A few items to note related to gutsy leadership:

•   Your gut is not going to scream over all the external noise going on in your life. You have to get quiet enough, for long enough, to let the message unfold. That can be hard with deadlines and distractions and a to-do list that is a mile long.

•  Listening to your gut can be hard because may not tell you what you want to hear. Go ahead . . . try to argue with it. I have found that inner pull to be pretty persistent and to possess an enviable track record for being right.

•  You can usually back up that nudge with facts and a plausible plan for the path you are choosing to pursue, which helps you — and everyone else impacted by the decision — feel more comfortable moving forward.

•  When you try to rationalize your way out of what you know in your gut to be true (which we all try to do from time to time), just realize that you will probably get another chance to make the right decision, even if that means digging your way of the hole you created by making convincing yourself to make the wrong one.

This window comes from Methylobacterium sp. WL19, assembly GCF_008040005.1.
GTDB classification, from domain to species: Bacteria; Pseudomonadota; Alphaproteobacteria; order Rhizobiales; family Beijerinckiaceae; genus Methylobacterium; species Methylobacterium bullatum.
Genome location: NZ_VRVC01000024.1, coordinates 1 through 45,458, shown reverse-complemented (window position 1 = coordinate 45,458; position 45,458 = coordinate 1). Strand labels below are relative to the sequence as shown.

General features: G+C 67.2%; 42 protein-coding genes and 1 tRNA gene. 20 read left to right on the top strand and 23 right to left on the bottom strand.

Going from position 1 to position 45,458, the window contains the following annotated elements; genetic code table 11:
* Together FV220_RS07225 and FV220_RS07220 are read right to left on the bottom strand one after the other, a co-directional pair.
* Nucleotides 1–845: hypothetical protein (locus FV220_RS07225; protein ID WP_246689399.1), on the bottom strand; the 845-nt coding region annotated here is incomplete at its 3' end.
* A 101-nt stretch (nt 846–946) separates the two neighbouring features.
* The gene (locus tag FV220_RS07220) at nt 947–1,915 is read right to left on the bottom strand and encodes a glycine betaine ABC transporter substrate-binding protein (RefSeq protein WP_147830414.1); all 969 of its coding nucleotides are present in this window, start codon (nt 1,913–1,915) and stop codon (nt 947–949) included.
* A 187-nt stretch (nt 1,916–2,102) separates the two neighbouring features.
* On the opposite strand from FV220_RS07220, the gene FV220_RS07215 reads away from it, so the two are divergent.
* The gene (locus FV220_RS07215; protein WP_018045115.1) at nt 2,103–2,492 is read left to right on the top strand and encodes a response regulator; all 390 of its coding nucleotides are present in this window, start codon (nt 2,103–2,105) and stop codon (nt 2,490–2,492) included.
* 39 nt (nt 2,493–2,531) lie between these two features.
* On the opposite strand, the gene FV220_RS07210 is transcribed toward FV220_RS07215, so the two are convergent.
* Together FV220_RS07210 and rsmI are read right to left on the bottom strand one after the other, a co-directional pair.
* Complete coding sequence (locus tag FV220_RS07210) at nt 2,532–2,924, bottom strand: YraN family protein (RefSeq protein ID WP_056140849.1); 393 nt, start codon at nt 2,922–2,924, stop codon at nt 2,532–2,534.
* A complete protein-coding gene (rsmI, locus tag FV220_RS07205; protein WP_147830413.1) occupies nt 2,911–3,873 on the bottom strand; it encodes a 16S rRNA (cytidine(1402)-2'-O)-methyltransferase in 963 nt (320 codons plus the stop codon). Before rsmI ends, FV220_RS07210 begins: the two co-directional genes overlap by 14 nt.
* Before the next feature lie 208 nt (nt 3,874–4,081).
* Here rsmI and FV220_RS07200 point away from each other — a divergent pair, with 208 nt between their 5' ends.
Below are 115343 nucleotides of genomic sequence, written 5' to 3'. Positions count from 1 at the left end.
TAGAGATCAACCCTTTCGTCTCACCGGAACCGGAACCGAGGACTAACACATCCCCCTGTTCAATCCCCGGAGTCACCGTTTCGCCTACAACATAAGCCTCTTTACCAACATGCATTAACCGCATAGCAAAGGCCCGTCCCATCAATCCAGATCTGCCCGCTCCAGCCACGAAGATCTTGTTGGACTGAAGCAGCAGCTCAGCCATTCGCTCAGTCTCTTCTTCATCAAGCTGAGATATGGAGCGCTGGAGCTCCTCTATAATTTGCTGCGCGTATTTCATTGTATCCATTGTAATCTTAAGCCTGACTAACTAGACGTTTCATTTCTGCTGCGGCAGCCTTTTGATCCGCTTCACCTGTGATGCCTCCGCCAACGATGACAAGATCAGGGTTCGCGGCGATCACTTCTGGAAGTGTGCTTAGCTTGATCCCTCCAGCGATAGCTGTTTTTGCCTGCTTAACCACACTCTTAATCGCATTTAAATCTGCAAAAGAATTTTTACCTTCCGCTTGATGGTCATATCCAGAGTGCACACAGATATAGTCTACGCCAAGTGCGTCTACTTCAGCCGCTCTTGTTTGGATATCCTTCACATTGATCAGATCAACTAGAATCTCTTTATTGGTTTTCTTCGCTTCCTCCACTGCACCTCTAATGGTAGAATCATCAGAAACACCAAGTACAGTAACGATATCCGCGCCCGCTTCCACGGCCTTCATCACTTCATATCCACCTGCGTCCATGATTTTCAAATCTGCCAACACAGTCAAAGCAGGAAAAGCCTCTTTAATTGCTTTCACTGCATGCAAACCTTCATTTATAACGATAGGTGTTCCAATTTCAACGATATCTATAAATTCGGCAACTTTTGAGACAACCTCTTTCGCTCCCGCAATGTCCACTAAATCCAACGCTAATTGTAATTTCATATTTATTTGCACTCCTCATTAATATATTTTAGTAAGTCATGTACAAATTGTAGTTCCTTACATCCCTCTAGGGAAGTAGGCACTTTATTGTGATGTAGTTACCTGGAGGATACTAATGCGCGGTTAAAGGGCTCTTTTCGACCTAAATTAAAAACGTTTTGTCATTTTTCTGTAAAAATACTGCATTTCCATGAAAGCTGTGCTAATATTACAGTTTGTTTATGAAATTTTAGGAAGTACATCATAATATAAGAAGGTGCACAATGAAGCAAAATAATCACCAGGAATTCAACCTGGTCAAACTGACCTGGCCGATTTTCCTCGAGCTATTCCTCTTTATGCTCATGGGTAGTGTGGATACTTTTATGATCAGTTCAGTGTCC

Leadership is not a black and white endeavor. It requires a sharp mind and a heart that is open to following one’s innate wisdom. Do you have the guts?

The Choice is Yours

Concept of choice with crossroads spliting in two waysI have a tendency to get frustrated with people in positions of leadership who, when faced with a difficult situation, default to telling their team that, “We don’t have a choice.” You always have a choice. You may not like the choices before you. There may be a high cost for a choice, financial or otherwise. You may wish you weren’t the one who had to make the choice. But, you always have one.